requiem for certainty

Posts Tagged ‘foucault

‘Critical Inquiry’ article

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I have an article out in the Summer 2013 issue of the (truly excellent!) journal Critical Inquiry.  The article is co-authored with anthropologist Tomas Matza (now at Duke Univ.), a collaborator I met while I was down at UC Santa Cruz (when Tomas was over at Stanford finishing up his Ph.D.).  The article argues, in Foucault’s case at least, for the separability of analytics (or methods) and the concepts (or ideas) that these methods are used to produce. The argument is meant to be generalizable to other instances, but it is genealogy that matters for us here.  We’re both very pleased to have this come out in Critical Inquiry.  Thanks to many of you (cited in the article) for feedback on earlier versions.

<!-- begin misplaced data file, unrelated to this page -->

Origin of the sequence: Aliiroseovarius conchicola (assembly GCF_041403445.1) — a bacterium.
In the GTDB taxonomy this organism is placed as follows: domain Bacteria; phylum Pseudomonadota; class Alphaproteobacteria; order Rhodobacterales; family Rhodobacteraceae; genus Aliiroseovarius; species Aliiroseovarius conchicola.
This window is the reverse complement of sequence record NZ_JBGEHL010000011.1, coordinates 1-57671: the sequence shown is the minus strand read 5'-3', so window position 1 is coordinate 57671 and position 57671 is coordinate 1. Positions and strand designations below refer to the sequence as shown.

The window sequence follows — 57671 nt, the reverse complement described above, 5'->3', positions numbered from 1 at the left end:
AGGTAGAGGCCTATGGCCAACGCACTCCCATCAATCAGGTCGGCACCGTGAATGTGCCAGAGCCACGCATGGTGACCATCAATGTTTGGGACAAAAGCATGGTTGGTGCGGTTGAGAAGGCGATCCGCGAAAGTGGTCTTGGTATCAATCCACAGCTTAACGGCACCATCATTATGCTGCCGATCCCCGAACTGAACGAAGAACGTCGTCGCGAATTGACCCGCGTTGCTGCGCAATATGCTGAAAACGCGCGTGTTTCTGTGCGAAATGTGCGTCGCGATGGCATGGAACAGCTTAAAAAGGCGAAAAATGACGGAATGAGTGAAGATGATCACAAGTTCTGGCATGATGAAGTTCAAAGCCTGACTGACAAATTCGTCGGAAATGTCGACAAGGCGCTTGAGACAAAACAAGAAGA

The article is titled “Putting Foucault to Work: Analytic and Concept in Foucaultian Inquiry” and here is the abstract:”Is there a single area of intellectual inquiry in the humanities and social sciences where the work of Michel Foucault is not taken seriously? Discipline, biopolitics, governmentality, power/knowledge, subjectivation, genealogy, archaeology, problematization—these are just a few of the many Foucaultisms that have been adopted in fields such as philosophy, sociology, cultural anthropology, political science, history, literary studies, area studies, and much else besides. Just a short list of the forms of Foucault’s influence would necessarily include certain of his philosophical commitments, methodological strategies, discursive resources, and materials for reflection.

Cheers.  Let me know your thoughts.


Written by Colin Koopman

July 23, 2013 at 5:18 am

Foucault & Deleuze

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Heading to Purdue University for a conference on Foucault & Deleuze. All the other speakers have done great work in one or the other (or both), so am very much looking forward.